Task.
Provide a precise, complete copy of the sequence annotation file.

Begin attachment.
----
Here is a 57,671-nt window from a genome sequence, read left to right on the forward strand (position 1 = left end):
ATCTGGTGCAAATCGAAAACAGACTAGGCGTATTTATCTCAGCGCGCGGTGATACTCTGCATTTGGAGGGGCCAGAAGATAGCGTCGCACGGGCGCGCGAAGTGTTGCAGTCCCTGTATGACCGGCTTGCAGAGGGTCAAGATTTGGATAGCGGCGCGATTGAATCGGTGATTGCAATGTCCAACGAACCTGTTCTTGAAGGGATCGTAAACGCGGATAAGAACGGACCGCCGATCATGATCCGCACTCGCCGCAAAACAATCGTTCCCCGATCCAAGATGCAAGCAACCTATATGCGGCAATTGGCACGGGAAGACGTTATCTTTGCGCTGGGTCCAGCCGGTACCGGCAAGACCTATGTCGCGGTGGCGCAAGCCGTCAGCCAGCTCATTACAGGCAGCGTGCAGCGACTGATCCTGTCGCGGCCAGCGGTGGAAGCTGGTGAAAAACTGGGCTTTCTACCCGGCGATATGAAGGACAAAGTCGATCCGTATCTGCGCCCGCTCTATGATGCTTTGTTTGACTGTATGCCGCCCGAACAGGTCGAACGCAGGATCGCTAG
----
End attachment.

Here is a 57,671-nt window from a genome sequence, read left to right on the forward strand (position 1 = left end):
ATCTGGTGCAAATCGAAAACAGACTAGGCGTATTTATCTCAGCGCGCGGTGATACTCTGCATTTGGAGGGGCCAGAAGATAGCGTCGCACGGGCGCGCGAAGTGTTGCAGTCCCTGTATGACCGGCTTGCAGAGGGTCAAGATTTGGATAGCGGCGCGATTGAATCGGTGATTGCAATGTCCAACGAACCTGTTCTTGAAGGGATCGTAAACGCGGATAAGAACGGACCGCCGATCATGATCCGCACTCGCCGCAAAACAATCGTTCCCCGATCCAAGATGCAAGCAACCTATATGCGGCAATTGGCACGGGAAGACGTTATCTTTGCGCTGGGTCCAGCCGGTACCGGCAAGACCTATGTCGCGGTGGCGCAAGCCGTCAGCCAGCTCATTACAGGCAGCGTGCAGCGACTGATCCTGTCGCGGCCAGCGGTGGAAGCTGGTGAAAAACTGGGCTTTCTACCCGGCGATATGAAGGACAAAGTCGATCCGTATCTGCGCCCGCTCTATGATGCTTTGTTTGACTGTATGCCGCCCGAACAGGTCGAACGCAGGATCGCTAG